My son is struggling and we are finding a solution. As parents, we know that there are seasons in raising children. Sometimes it’s easier than others. Your child is hitting developmental benchmarks, they are healthy and making friends. They listen to your rules most of the time and are eating and sleeping pretty well. Life is good.
But sometimes it isn’t. Everything feels like a struggle. Battles rage over meals and bedtimes. Maybe your child isn’t making friends or is becoming aggressive. Your happy child becomes defiant and aggressive. What do you do?
We have been struggling with one of our sons. As a baby, he was highly sensitive. Nursing was beyond challenging. He’d cry for the majority of the day and slept in twenty minute bursts. His skin was always breaking out in hives and rashes. He’d spit up or be completely constipated. He would play happily with grandparents and other family members, but only if I was in the room.
When we became a toddler, his temper tantrums were epic. He’d rage and bang his head on the floor or walls. He was an early talker, asking questions non-stop. And he still didn’t sleep. We brought him to the pediatrician. She sent us to the ENT (Ears Nose and Throat specialists) to check for airway obstruction causing sleep disturbances. They sent us to a behaviorist for an assessment. They sent us to Occupational Therapists because he had some Sensory Processing issues. They referred us to another specialists an hour way from our home.
At this time, I decided to jump off of the referral merry-go-round and parent our son the best I could. I didn’t want any more diagnoses or therapies. I just wanted to enjoy our bright little boy. I knew he had some dietary issues (food allergies and sensitivities) and some sensory issues. We made adjustments to how we parented him and tailored his world to accommodate.
When he was three, we enrolled him in a preschool. It didn’t go well. His anxiety was through the roof. He’d scream and cry, upsetting the other children. For six weeks, we worked with the teachers and I prepared him before dropping him off. We considered having school “be done” for him and try again the next year. But after a few month, he acclimated. I wouldn’t say he was thriving. He hated the noise of the classroom. The lights were to bright, the kids too noisy, carpet uncomfortable. But he was reading already and I thought he would benefit from outside authority figures.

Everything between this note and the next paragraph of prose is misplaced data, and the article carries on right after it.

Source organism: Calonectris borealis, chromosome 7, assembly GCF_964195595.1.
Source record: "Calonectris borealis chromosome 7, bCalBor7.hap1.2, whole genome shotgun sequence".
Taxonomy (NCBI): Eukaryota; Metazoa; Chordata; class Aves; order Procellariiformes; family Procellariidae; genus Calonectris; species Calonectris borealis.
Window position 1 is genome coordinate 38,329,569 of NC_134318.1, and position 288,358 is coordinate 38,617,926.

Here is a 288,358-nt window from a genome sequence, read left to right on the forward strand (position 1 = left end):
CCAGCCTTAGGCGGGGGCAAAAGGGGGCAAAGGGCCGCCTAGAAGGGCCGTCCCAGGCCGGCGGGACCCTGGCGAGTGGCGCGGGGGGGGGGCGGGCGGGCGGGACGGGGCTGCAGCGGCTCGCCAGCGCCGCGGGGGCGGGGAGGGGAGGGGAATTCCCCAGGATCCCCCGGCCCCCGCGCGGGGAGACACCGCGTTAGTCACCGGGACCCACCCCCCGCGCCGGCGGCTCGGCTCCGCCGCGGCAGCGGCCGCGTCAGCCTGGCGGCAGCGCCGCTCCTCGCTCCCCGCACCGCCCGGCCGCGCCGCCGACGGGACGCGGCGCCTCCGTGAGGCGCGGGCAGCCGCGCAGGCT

The next year he was in a very small Christian preschool. The teacher had six children in addition to our little one. He did very well in this setting and we enjoyed this time. Then we decided to move from Minnesota to Seattle, WA. We moved the week that our son turned five years old. I didn’t plan on starting him in kindergarten for several reasons. He has a summer birthday and I didn’t know if he was mature enough to be away from me all day. I also thought that the move would be too much to expect him to jump into kindergarten.
So we found a wonderful multi-age Montessori preschool only blocks from our new home. Both of my sons would be together and we hoped that the small group environment would be beneficial. I was also hoping that he could grow as a reader. He’s a very bright little boy. But that didn’t happen. He took the freedom that Montessori offers and turned it into a free-for-all. I know that all programs are like this – it just wasn’t a good fit for him. At the end of his school year, the teachers suggested that he may not be ready for kindergarten. I was floored. Both my husband and I were very involved. He had been a reader for years at that point. We didn’t know what the next step would be.
We both worked with him through the summer and decided to enroll him in the public neighborhood school right after his sixth birthday. Again, he struggled. He cried when we left him. A lot. He avoided work that was clearly below his ability. He’d convince his teacher that he was sick. I’d pick him up and bring him to the clinic to find no strep or anything. I requested that the school nurse check his temperature before calling me. He figured out how to run at gym or recess until he was clammy and sweaty. Then he’d call for me. A few months into school, he arrived home in the middle of the day. He had run away from recess. He hid while staff searched and called for him and ran all the way home.